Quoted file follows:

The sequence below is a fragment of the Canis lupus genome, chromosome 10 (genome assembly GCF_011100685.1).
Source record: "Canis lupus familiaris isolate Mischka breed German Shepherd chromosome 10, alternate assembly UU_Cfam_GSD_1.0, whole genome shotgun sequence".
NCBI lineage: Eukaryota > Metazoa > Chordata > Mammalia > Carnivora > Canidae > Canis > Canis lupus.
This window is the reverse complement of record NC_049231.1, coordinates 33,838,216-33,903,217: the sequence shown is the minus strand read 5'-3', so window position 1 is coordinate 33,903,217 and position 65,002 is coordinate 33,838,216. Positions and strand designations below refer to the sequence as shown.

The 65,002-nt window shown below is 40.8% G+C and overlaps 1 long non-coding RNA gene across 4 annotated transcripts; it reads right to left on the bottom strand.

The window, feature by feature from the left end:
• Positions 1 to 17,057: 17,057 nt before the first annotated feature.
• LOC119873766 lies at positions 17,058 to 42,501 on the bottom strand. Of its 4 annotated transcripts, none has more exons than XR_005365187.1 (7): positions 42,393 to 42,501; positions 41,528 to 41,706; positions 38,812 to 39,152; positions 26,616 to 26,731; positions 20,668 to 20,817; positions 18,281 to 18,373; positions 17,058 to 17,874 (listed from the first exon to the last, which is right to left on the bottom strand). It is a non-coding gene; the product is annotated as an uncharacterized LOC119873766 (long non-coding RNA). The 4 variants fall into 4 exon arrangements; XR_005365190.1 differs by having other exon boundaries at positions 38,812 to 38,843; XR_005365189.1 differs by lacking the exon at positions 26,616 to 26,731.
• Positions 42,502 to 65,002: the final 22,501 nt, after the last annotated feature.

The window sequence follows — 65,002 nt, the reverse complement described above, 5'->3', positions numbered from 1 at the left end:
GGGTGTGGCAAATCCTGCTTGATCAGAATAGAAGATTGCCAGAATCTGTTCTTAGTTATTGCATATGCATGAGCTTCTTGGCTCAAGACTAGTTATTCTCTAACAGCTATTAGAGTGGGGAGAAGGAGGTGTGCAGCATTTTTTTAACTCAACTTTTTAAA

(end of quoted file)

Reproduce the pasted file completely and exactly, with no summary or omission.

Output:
The sequence below is a fragment of the Canis lupus genome, chromosome 10 (genome assembly GCF_011100685.1).
Source record: "Canis lupus familiaris isolate Mischka breed German Shepherd chromosome 10, alternate assembly UU_Cfam_GSD_1.0, whole genome shotgun sequence".
NCBI lineage: Eukaryota > Metazoa > Chordata > Mammalia > Carnivora > Canidae > Canis > Canis lupus.
This window is the reverse complement of record NC_049231.1, coordinates 33,838,216-33,903,217: the sequence shown is the minus strand read 5'-3', so window position 1 is coordinate 33,903,217 and position 65,002 is coordinate 33,838,216. Positions and strand designations below refer to the sequence as shown.

The 65,002-nt window shown below is 40.8% G+C and overlaps 1 long non-coding RNA gene across 4 annotated transcripts; it reads right to left on the bottom strand.

The window, feature by feature from the left end:
• Positions 1 to 17,057: 17,057 nt before the first annotated feature.
• LOC119873766 lies at positions 17,058 to 42,501 on the bottom strand. Of its 4 annotated transcripts, none has more exons than XR_005365187.1 (7): positions 42,393 to 42,501; positions 41,528 to 41,706; positions 38,812 to 39,152; positions 26,616 to 26,731; positions 20,668 to 20,817; positions 18,281 to 18,373; positions 17,058 to 17,874 (listed from the first exon to the last, which is right to left on the bottom strand). It is a non-coding gene; the product is annotated as an uncharacterized LOC119873766 (long non-coding RNA). The 4 variants fall into 4 exon arrangements; XR_005365190.1 differs by having other exon boundaries at positions 38,812 to 38,843; XR_005365189.1 differs by lacking the exon at positions 26,616 to 26,731.
• Positions 42,502 to 65,002: the final 22,501 nt, after the last annotated feature.

The window sequence follows — 65,002 nt, the reverse complement described above, 5'->3', positions numbered from 1 at the left end:
GGGTGTGGCAAATCCTGCTTGATCAGAATAGAAGATTGCCAGAATCTGTTCTTAGTTATTGCATATGCATGAGCTTCTTGGCTCAAGACTAGTTATTCTCTAACAGCTATTAGAGTGGGGAGAAGGAGGTGTGCAGCATTTTTTTAACTCAACTTTTTAAA